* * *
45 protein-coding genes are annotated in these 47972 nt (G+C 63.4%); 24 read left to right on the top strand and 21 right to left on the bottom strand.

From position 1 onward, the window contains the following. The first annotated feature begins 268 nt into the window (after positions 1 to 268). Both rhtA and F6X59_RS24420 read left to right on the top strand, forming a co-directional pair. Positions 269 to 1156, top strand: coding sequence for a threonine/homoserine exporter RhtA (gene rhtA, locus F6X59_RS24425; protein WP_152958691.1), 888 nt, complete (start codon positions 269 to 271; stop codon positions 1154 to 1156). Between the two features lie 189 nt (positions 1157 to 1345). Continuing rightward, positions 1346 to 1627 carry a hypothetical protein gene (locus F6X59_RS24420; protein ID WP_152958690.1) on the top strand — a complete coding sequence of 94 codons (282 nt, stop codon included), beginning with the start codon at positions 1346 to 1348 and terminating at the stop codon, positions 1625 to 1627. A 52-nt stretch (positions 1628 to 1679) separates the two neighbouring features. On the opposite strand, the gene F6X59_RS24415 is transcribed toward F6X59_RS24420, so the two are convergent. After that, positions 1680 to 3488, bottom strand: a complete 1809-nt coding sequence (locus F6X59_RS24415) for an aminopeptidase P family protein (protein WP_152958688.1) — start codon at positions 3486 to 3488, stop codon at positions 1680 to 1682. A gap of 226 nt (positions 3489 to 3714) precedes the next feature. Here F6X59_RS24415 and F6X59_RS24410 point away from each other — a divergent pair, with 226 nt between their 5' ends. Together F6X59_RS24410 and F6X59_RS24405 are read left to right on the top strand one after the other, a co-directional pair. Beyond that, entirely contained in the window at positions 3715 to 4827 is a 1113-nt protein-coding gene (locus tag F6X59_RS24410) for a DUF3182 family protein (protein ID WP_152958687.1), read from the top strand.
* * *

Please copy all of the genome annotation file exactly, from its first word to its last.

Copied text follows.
45 protein-coding genes are annotated in these 47972 nt (G+C 63.4%); 24 read left to right on the top strand and 21 right to left on the bottom strand.

From position 1 onward, the window contains the following. The first annotated feature begins 268 nt into the window (after positions 1 to 268). Both rhtA and F6X59_RS24420 read left to right on the top strand, forming a co-directional pair. Positions 269 to 1156, top strand: coding sequence for a threonine/homoserine exporter RhtA (gene rhtA, locus F6X59_RS24425; protein WP_152958691.1), 888 nt, complete (start codon positions 269 to 271; stop codon positions 1154 to 1156). Between the two features lie 189 nt (positions 1157 to 1345). Continuing rightward, positions 1346 to 1627 carry a hypothetical protein gene (locus F6X59_RS24420; protein ID WP_152958690.1) on the top strand — a complete coding sequence of 94 codons (282 nt, stop codon included), beginning with the start codon at positions 1346 to 1348 and terminating at the stop codon, positions 1625 to 1627. A 52-nt stretch (positions 1628 to 1679) separates the two neighbouring features. On the opposite strand, the gene F6X59_RS24415 is transcribed toward F6X59_RS24420, so the two are convergent. After that, positions 1680 to 3488, bottom strand: a complete 1809-nt coding sequence (locus F6X59_RS24415) for an aminopeptidase P family protein (protein WP_152958688.1) — start codon at positions 3486 to 3488, stop codon at positions 1680 to 1682. A gap of 226 nt (positions 3489 to 3714) precedes the next feature. Here F6X59_RS24415 and F6X59_RS24410 point away from each other — a divergent pair, with 226 nt between their 5' ends. Together F6X59_RS24410 and F6X59_RS24405 are read left to right on the top strand one after the other, a co-directional pair. Beyond that, entirely contained in the window at positions 3715 to 4827 is a 1113-nt protein-coding gene (locus tag F6X59_RS24410) for a DUF3182 family protein (protein ID WP_152958687.1), read from the top strand.